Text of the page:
Technologies that matter make daily life less obnoxious, and you can leverage them all the time. The Net is going to start mattering in a significant way when it relieves people of the burden of dealing with the garbage inherent in the information flow of everyday life. The Net is going to matter when I can rely on it to store the information I now keep on disk, and the computer is a completely transparent object. I plug in one computer, I see through it to the object that matters to me, and I have my entire information life on-line, in chronological order, searchable from my electronic birth certificate onward. All the documents important to me are maintained by the Net with sufficient reliability that I can unplug my computer and smash it with a hammer without affecting anything. I can walk up to any computer anywhere and focus it on my own life stream, my own information object. A laptop will begin to look like a Winnebago; it will be a little eccentric to carry one around.
The Net is going to matter when all of my information transactions with the outside world go through it. I buy an object of some sort and can find the owner's manual on it; all my bills and correspondence go through it; I can save snapshots and videos on it; and it serves as my appointment calendar and electronic diary. At that point the Net isn't going to look glitzy. It's going to be transparent, like central heating: You can easily forget it, but it will be hard to picture life without it.
The most important way people are going to make money on the Net is on the model of utility companies, by providing a service that you pay for monthly. I'm going to hire a server to manage all my documents, and I'll be happy to pay $12.50 a month for an absolutely reliable storage facility. This company will store my documents, support all sorts of fancy searches, and make my documents available anywhere.
We aren't moving in that direction now. A big transition has to happen: People need to get over their childish excitement, stop playing games, and get serious.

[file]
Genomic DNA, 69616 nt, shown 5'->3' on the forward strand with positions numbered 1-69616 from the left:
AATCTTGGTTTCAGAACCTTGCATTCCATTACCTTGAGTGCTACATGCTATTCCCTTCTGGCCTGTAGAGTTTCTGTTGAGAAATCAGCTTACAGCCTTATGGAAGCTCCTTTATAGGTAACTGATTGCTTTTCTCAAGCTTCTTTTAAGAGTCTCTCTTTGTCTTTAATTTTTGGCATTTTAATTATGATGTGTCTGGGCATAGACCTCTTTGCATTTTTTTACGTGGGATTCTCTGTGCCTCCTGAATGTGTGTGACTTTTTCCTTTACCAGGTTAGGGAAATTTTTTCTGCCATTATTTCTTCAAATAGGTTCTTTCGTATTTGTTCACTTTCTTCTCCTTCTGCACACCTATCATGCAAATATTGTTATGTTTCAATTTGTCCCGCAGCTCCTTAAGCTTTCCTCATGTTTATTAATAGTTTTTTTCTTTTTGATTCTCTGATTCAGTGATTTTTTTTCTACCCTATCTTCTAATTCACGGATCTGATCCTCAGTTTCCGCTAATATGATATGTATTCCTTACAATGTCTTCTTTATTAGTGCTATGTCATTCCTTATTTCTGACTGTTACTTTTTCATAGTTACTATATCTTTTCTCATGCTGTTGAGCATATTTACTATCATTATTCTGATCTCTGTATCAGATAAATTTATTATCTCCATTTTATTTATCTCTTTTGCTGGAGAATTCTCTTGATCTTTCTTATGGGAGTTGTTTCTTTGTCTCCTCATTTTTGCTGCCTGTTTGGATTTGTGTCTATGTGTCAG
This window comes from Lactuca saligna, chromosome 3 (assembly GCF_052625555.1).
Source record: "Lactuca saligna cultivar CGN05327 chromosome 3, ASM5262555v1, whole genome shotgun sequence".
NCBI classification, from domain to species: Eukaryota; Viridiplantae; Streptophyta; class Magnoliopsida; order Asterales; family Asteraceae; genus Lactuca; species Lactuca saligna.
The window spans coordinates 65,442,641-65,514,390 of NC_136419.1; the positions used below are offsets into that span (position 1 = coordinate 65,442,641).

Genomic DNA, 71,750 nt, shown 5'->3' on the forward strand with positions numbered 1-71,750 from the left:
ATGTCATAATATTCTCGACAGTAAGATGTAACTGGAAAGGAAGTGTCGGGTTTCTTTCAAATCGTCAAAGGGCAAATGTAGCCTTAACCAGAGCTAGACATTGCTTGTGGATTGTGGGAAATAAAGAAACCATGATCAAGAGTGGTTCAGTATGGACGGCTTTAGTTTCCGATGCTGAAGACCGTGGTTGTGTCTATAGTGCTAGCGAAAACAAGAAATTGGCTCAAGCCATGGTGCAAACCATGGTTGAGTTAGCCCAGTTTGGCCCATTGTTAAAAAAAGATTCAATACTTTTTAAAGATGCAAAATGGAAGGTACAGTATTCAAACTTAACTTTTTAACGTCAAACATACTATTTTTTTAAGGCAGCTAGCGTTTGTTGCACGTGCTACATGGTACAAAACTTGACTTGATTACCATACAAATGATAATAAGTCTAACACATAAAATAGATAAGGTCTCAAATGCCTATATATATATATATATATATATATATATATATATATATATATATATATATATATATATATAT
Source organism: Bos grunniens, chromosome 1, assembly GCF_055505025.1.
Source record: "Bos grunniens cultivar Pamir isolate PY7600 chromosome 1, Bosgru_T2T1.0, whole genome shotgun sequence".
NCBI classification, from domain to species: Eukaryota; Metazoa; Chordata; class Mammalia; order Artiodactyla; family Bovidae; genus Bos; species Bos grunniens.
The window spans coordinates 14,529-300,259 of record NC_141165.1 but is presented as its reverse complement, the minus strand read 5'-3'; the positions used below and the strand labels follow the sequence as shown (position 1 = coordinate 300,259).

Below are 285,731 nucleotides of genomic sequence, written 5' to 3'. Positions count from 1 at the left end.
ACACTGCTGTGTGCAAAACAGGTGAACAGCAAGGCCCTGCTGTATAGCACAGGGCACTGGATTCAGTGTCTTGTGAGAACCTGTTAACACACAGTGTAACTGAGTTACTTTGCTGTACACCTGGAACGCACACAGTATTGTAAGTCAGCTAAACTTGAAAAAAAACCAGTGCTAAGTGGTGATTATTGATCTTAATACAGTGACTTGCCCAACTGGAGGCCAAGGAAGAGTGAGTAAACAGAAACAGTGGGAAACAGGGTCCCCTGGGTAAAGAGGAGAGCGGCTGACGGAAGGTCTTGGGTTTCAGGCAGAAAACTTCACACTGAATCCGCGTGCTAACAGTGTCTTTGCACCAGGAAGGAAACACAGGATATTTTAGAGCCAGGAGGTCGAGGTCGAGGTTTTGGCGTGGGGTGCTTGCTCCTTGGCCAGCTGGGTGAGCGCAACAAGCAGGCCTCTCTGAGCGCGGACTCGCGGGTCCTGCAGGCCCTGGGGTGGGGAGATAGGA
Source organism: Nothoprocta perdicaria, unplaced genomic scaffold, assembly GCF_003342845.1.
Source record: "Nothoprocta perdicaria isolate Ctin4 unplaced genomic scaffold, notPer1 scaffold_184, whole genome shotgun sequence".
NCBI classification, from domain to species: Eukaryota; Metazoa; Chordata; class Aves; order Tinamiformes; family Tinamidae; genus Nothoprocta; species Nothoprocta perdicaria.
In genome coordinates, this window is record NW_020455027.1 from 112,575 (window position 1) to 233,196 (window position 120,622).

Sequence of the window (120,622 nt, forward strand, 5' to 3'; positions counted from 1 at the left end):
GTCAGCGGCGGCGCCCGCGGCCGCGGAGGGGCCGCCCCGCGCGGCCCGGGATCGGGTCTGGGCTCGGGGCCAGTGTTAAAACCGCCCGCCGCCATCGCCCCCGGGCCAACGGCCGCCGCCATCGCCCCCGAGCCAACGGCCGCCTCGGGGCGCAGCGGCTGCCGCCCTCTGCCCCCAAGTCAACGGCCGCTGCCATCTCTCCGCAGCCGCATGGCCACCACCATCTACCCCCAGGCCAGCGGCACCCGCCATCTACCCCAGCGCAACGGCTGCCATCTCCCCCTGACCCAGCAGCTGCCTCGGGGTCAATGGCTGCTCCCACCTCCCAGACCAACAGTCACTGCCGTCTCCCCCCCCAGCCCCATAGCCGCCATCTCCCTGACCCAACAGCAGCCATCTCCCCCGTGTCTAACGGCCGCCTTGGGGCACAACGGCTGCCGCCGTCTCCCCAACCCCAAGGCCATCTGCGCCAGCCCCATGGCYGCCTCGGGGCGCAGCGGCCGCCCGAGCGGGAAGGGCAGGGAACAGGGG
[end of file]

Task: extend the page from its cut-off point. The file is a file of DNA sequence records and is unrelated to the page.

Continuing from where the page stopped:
A lot of work has been done on electronic newspapers. But they've failed to attract a large audience because they haven't given the public anything that's worth money compared with paper newspapers. An electronic newspaper has to be designed by someone who grasps why a paper newspaper is a great technology: it's cheap, it's portable, and it fits in my briefcase. I can spread it out on a table and read it while I drink coffee and eat a doughnut. A company that's going to make money on electronic newspapers will have to come up with something completely different.
I'd like to see an electronic newspaper that has multiple translucent layers, each layer evolving at a different rate. The top layer is late-breaking stuff, and as I delve down into the layers, I'd get more detailed information. I wouldn't have to read it for days or weeks because I could rewind and fast-forward through everything I've missed. And I could read it with my eyes closed: If I'd had a hard day in the office, I could lie down on the couch, close my eyes, and listen to audio versions of the stories I select. Maybe these features are not the ones that will make a billion dollars for a new company, but whatever it is, someone is going to have to have an idea different from the product out there now.
What kind of people use the Net and what are their activities doing to the country, the world, the culture? It may sound like a parochial issue that women don't much like computers, but they don't, and the issue is a tremendously important one. It's a fact that there are not many women majoring in computer science, and people are doing handstands to get more women in the field. An article in Time magazine 15 years ago about the first wave of video games observed that boys played them and girls didn't, and experts were asking how we can get girls more involved. My response is, Why should they want to be? They're not attracted to this world, certainly not to the extent that men are, and that's one of the reasons why it's such a spiritually impoverished world. Most reasonably sophisticated men are happier in an environment that includes women. One of the problems with the computer society is that not only is it an almost all-male society, but it's a little-boy society, part of an ongoing infantilization of the society over the past half century.
Temperamentally conservative people don't like machines and never will. These may be very bright people for whom the computer world is never going to be a completely satisfactory world. In addition to this 35 percent, there's another 35 percent who might be great computer users but now realize that computer software stinks. They realize that the whole computer world is set up on a primitive basis: They shouldn't have to worry about compatibility; they shouldn't have to worry about backing up disks or about the format of a floppy disk. Consumers wouldn't put up with any of this if they were serious.
Excerpted from a chapter in Digerati: Encounter with the Cyber Elite(Hardwired, 1996.) In this chapter David Gelertner, a Yale University computer scientist, comments on the net.